I've discovered that reading travel writing is especially exhilarating and interesting while you, yourself are travelling. You get to compare and contrast your experiences with the experiences of someone who has done all the same things, and seen the same sites, but who has the added benefit of also being extremely funny, witty, and interesting. Here are a few of my favorite books that I've been reading over my last few months abroad:
The nonfiction account of a woman who moves to Paris after her husband dies, and "the dizzying delights and maddening frustrations in learning to be Parisian." Nightmares finding an apartment? I hear ya. Tips on flea markets, the best cafe and bakery finds in Paris? Yes, please. The tale of how completely impossible it is to get a fax machine abroad and the lurid details dating a French count? Tell me more.
One of my favorite passages, about her new dog, Sam:
"Sam's personality began to emerge. She had bad eyesight which made her fearful of curbs; she stepped down gingerly. She was afraid of grates. And sometimes she just got stubborn and sat down, refusing to budge. One day during one of these sieges, I tried and tried to get her moving-- without luck. A Frenchwoman passed by, looked at Sam, saw me tugging away and commented 'Hmmph, that's France for you. Now even the dogs are on strike.'"
I love all "nonfiction," by Twain, with quotation marks because his nonfiction is usually liberally flavored with exaggeration and embellishment, all for awesome comedic effect. For example, in his nonfiction work Roughing It, about traveling to the Wild West, Twain manages to almost freeze to death in a blizzard 15 feet from a comfortable inn, set Lake Tahoe on fire, and become a millionaire for only one day because of fluctuations in the gold rush. Innocents Abroad is the equivalent crazy yet fact-based journey of him and a group of American tourists who go on a cruise to travel the world. They visit nearly all of Europe, Egypt, and the Holy land, and he alternately mocks and praises where ridicule and praise is due.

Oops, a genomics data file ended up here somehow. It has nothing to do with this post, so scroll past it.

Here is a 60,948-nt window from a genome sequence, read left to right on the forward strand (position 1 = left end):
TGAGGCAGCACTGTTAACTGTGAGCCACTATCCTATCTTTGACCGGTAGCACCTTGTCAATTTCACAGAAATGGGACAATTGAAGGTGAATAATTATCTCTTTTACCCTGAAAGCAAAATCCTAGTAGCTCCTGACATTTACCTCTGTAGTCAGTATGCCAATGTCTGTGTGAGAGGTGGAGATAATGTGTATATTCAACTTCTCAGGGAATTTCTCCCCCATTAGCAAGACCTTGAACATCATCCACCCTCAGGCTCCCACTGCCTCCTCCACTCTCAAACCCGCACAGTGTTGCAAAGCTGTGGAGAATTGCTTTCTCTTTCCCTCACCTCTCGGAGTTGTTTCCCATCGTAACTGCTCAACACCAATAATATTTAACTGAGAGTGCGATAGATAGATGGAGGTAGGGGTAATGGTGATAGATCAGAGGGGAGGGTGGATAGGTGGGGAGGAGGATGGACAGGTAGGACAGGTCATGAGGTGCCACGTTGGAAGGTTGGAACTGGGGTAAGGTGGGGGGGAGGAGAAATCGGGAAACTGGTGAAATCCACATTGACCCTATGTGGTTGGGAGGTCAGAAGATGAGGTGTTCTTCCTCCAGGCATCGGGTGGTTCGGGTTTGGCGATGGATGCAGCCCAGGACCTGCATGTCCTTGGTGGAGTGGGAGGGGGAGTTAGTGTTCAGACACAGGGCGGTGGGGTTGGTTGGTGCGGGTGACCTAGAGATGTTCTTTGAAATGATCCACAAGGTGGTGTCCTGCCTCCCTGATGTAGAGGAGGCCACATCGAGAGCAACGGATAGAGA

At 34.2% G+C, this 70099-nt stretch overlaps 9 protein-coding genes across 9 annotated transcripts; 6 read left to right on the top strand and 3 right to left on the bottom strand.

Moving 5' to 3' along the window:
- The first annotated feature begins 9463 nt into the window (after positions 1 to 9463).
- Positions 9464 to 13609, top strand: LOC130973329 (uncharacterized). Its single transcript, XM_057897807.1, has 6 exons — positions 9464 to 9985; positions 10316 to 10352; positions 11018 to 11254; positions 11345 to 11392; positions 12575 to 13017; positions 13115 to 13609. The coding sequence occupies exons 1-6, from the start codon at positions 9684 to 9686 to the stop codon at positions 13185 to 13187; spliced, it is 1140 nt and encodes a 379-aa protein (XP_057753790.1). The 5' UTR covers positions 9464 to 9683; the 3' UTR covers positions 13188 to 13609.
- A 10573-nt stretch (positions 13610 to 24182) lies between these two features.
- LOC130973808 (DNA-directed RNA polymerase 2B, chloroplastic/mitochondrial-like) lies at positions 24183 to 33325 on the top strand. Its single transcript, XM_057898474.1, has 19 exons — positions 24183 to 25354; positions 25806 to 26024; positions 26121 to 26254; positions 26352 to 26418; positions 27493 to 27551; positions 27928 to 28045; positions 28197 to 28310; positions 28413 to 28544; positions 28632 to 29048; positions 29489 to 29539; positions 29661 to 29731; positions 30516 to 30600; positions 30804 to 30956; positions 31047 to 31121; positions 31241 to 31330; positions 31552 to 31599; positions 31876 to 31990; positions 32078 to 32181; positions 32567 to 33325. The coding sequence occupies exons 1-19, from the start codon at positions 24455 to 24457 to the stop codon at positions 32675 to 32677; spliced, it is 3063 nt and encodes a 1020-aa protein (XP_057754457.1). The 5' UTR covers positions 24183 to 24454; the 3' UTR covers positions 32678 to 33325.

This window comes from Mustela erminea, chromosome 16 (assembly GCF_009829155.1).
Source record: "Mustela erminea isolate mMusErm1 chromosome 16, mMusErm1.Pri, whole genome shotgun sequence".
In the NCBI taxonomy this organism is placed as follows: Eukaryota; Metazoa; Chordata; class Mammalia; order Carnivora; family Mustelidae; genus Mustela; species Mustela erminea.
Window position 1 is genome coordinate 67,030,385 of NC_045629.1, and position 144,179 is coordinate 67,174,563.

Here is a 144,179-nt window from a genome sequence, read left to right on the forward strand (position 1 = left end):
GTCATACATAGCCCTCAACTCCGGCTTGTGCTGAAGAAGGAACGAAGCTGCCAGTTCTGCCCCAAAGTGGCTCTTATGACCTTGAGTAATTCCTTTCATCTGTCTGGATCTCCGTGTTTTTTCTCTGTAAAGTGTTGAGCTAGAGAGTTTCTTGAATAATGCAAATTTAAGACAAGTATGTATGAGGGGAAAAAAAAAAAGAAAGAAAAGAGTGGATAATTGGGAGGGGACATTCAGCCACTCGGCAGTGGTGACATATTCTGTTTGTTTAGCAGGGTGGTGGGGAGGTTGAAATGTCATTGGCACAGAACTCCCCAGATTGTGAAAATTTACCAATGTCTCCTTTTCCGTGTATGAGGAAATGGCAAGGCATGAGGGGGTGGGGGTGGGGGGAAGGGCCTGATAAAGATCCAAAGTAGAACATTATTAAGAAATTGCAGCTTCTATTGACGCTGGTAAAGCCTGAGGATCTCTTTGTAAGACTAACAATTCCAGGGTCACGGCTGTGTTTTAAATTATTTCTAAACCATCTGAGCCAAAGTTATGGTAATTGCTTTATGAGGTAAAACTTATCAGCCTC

One of my favorite passages:
With our travel guide we have played that game which has vanquished so many guides for us--imbecility and idiotic questions. These creatures never suspect--they have no idea of a sarcasm. Our guide walked his legs off, nearly, hunting up extraordinary things, and exhausted all his ingenuity on us, but it was a failure; we never showed any interest in any thing. He had reserved what he considered to be his greatest wonder till the last--a royal Egyptian mummy, the best preserved in the world, perhaps. He took us there. He felt so sure, this time, that some of his old enthusiasm came back to him:
"See, genteelmen!--Mummy! Mummy!"
The eye-glass came up as calmly, as deliberately as ever.
"Ah,--Ferguson--what did I understand you to say the gentleman's name was?"
"Name?--he got no name!--Mummy!--'Gyptian mummy!"
"Yes, yes. Born here?"
"No! 'Gyptian mummy!"
"Ah, just so. Frenchman, I presume?"
"No!--not Frenchman, not Roman!--born in Egypta!"
"Born in Egypta. Never heard of Egypta before. Foreign locality, likely. Mummy--mummy. How calm he is--how self-possessed. Is, ah--is he dead?"
This is the one remark which never yet has failed to disgust these guides. We use it always, when we can think of nothing else to say. After they have exhausted their enthusiasm pointing out to us and praising the beauties of some ancient bronze image or broken-legged statue, we look at it stupidly and in silence for five, ten, fifteen minutes--as long as we can hold out, in fact--and then ask:
"Is--is he dead?"
That conquers the serenest of them.